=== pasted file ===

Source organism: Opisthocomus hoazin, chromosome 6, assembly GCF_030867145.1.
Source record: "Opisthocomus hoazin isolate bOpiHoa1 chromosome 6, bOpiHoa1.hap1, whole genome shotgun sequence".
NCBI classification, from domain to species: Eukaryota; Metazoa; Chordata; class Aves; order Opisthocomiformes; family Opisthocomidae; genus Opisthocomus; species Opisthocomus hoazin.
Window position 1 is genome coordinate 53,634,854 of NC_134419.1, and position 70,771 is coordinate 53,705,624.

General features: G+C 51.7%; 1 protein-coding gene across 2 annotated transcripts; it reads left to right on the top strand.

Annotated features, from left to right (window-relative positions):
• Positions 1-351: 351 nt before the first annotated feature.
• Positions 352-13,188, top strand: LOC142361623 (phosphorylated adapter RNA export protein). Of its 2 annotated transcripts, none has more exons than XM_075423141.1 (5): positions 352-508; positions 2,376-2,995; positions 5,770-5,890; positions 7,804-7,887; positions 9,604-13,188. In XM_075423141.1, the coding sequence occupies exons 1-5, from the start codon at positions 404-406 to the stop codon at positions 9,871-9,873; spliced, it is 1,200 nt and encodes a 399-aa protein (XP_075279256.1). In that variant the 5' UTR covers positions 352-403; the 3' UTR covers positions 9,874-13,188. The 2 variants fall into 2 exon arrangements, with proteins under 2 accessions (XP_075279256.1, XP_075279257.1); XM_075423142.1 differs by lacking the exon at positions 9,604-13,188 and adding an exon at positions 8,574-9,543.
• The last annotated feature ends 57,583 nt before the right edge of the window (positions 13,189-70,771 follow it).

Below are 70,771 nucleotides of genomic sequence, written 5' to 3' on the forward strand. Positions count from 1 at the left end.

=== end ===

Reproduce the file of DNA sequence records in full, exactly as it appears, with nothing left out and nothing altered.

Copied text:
Source organism: Opisthocomus hoazin, chromosome 6, assembly GCF_030867145.1.
Source record: "Opisthocomus hoazin isolate bOpiHoa1 chromosome 6, bOpiHoa1.hap1, whole genome shotgun sequence".
NCBI classification, from domain to species: Eukaryota; Metazoa; Chordata; class Aves; order Opisthocomiformes; family Opisthocomidae; genus Opisthocomus; species Opisthocomus hoazin.
Window position 1 is genome coordinate 53,634,854 of NC_134419.1, and position 70,771 is coordinate 53,705,624.

General features: G+C 51.7%; 1 protein-coding gene across 2 annotated transcripts; it reads left to right on the top strand.

Annotated features, from left to right (window-relative positions):
• Positions 1-351: 351 nt before the first annotated feature.
• Positions 352-13,188, top strand: LOC142361623 (phosphorylated adapter RNA export protein). Of its 2 annotated transcripts, none has more exons than XM_075423141.1 (5): positions 352-508; positions 2,376-2,995; positions 5,770-5,890; positions 7,804-7,887; positions 9,604-13,188. In XM_075423141.1, the coding sequence occupies exons 1-5, from the start codon at positions 404-406 to the stop codon at positions 9,871-9,873; spliced, it is 1,200 nt and encodes a 399-aa protein (XP_075279256.1). In that variant the 5' UTR covers positions 352-403; the 3' UTR covers positions 9,874-13,188. The 2 variants fall into 2 exon arrangements, with proteins under 2 accessions (XP_075279256.1, XP_075279257.1); XM_075423142.1 differs by lacking the exon at positions 9,604-13,188 and adding an exon at positions 8,574-9,543.
• The last annotated feature ends 57,583 nt before the right edge of the window (positions 13,189-70,771 follow it).

Below are 70,771 nucleotides of genomic sequence, written 5' to 3' on the forward strand. Positions count from 1 at the left end.